Criminal syndicates and cybersecurity: How to manage organisational risk | ALC Training News
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The internet is increasingly becoming the main platform over which organisations deliver goods and services. According to the Australian government, at the end of 2014 the country had more than 12.6 million internet subscribers.
However, as so many people use the internet, it has also become a medium increasingly utilised by criminals in order to access a business's information. One way to avoid this is through information security training courses for both individuals and organisations. Utilising best practice here can mean the difference between an information breach or a secure network.
The internet is also a medium increasingly used by criminals in order to access a business's information.
Digital threats to Australian companies
A recent survey by Ernst & Young (EY) found that just under 80 per cent of Australian companies believed that a criminal syndicate would be the next source of a cyberattack against their organisation.
EY's "Creating trust in the digital world" survey found that, alongside criminal syndicates, respondents believed hacktivists, employees and state-sponsored groups were also a risk for their organisation.
The survey's findings were drawn from 1,755 global organisations while over 60 of these were based in Australia. Interestingly, it also found that Australian companies believed the risk associated with these categories was higher than their international counterparts.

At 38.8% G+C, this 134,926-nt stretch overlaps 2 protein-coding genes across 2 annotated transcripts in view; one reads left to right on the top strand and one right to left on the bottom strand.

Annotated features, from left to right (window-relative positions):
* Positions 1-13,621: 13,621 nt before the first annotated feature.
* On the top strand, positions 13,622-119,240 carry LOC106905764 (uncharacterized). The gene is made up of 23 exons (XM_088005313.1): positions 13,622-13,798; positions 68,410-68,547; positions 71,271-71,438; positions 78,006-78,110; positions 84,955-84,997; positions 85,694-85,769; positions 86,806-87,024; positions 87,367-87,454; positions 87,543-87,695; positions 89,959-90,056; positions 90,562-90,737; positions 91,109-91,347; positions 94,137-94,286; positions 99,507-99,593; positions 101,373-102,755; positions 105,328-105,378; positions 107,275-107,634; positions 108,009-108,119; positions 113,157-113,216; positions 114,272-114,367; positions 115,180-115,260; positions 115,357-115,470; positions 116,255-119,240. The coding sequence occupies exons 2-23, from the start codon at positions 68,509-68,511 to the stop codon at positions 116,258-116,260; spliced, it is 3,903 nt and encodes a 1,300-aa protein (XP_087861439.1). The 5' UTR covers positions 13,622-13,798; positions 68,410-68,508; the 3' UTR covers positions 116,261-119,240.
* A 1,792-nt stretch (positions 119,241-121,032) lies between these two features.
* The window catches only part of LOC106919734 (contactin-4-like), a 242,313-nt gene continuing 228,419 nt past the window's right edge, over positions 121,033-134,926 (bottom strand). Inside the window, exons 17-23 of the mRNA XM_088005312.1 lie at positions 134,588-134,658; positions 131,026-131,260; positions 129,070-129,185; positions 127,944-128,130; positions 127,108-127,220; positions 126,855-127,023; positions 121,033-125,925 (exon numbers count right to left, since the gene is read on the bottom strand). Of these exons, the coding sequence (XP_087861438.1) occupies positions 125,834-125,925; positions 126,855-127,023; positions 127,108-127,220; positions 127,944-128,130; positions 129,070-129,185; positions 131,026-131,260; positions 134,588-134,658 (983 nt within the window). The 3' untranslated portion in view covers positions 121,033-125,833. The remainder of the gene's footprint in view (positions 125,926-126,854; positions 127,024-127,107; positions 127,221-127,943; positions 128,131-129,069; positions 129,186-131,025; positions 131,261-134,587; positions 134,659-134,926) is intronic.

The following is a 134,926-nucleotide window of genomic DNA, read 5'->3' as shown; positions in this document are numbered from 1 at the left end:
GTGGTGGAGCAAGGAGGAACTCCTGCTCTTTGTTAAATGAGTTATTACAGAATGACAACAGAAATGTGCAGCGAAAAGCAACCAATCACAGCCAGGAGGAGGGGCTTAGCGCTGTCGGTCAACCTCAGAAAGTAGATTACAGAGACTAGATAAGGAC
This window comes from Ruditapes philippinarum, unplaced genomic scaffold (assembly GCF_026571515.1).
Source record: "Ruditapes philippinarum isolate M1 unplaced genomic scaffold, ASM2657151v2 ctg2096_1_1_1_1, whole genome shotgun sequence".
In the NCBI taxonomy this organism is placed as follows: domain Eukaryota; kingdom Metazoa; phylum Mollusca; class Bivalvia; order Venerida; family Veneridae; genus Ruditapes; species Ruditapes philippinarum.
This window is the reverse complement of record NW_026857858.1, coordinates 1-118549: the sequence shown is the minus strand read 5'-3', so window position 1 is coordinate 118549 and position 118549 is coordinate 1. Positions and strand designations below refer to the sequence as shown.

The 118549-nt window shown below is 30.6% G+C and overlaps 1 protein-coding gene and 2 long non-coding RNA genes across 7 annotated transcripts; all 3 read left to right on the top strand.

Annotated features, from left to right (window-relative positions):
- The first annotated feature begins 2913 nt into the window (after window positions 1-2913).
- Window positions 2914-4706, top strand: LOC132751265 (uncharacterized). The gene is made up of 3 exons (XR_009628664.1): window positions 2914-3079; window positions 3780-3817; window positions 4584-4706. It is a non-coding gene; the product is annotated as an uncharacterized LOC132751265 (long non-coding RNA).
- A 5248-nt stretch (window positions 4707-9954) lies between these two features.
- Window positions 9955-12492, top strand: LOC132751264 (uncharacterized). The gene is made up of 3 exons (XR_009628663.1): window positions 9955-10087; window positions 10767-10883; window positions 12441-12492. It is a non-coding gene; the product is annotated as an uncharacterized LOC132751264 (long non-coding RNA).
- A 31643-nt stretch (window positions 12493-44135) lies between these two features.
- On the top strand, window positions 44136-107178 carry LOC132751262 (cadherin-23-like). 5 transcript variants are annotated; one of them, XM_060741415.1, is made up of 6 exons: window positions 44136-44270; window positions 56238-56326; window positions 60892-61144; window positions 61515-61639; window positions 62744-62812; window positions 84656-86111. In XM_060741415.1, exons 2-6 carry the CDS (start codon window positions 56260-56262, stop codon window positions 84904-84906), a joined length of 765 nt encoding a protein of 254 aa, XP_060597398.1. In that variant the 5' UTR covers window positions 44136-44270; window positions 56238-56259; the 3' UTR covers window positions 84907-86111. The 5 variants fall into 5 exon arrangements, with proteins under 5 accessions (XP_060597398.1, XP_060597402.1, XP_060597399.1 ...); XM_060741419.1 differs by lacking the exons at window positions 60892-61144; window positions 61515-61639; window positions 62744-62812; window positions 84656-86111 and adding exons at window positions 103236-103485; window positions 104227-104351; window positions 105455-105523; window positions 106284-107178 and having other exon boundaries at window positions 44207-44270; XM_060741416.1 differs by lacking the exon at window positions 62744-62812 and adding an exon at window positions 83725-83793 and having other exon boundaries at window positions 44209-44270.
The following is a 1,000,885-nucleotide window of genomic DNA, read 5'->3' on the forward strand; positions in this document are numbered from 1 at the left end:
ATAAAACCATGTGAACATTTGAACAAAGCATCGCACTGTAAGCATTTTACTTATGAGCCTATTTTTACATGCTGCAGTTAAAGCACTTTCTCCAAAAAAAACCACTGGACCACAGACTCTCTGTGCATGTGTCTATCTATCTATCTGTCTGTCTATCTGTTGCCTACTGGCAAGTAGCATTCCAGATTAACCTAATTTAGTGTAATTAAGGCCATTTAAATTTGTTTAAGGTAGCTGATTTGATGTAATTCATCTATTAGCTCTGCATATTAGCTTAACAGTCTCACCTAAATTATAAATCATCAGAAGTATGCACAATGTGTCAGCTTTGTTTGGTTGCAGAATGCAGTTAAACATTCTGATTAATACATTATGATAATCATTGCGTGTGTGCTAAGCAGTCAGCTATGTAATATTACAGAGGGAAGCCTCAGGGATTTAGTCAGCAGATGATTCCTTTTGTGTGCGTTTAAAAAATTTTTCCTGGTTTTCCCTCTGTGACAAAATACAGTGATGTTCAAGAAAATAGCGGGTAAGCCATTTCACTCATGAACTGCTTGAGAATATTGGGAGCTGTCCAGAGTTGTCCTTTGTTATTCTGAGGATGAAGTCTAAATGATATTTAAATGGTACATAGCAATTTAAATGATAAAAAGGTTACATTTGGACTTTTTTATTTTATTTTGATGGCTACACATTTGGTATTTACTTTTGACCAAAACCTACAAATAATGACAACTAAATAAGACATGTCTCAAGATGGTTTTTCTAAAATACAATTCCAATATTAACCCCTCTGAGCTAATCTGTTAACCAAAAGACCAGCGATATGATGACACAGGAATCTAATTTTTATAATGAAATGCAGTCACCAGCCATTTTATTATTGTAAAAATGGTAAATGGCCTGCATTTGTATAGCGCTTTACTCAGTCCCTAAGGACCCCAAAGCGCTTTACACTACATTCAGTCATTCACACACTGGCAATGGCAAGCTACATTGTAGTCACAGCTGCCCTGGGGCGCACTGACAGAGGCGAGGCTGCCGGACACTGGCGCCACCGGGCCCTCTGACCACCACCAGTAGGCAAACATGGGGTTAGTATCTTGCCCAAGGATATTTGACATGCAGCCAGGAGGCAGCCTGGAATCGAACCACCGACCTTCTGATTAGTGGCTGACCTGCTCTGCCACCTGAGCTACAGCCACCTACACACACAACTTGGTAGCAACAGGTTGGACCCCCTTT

EY Oceania Cyber Leader Richard Watson pointed out that "nearly half of respondents said their budgets needed to nearly double to align their organisation's need for protection with its managements' tolerance for risk".
He further said that businesses in Australia needed to focus on cybersecurity more as they lacked confidence in their cyber-related capabilities. To better manage cybersecurity resources, an organisation's employees can participate in information security training, which will educate them on their role within the company's overall risk strategy.
Poor cybersecurity hygiene and increased risk
One of the report's other findings was that mobile devices such as smartphones were impacting an organisation's perception of security. Specifically, 81 per cent of respondents named employee habits on mobile devices as the biggest risk to their cybersecurity.
One such example is the Information Security Awareness Program run by ALC Training. Poor employee cybersecurity practices is a major problem for businesses, however, there are IT security training courses employees can attend to inculcate the required awareness and behaviours needed to keep an organisation's information secure.
The course targets human actions and aims to teach participants to be aware of how their behaviours can impact their organisation's cybersecurity risk.
It specifically emphasises that successful organisational information security is more than a company's policies and procedures but an overall mindset that workers have to embrace.
Some of the outcomes participants will learn include:
- Identifying phishing attacks though email
- Avoiding social engineering attacks
- How to respond to a cyberattack
- What to do in the event of a crisis
Identifying and mitigating the human factor related to cyberattacks is an important first step for organisations aiming to better secure their information. The course will help your organisation's cybersecurity policies and strategies be more effective and easier to follow.
If you believe your business or organisation could benefit from a cybersecurity course, talk to ALC Training today to find out more.
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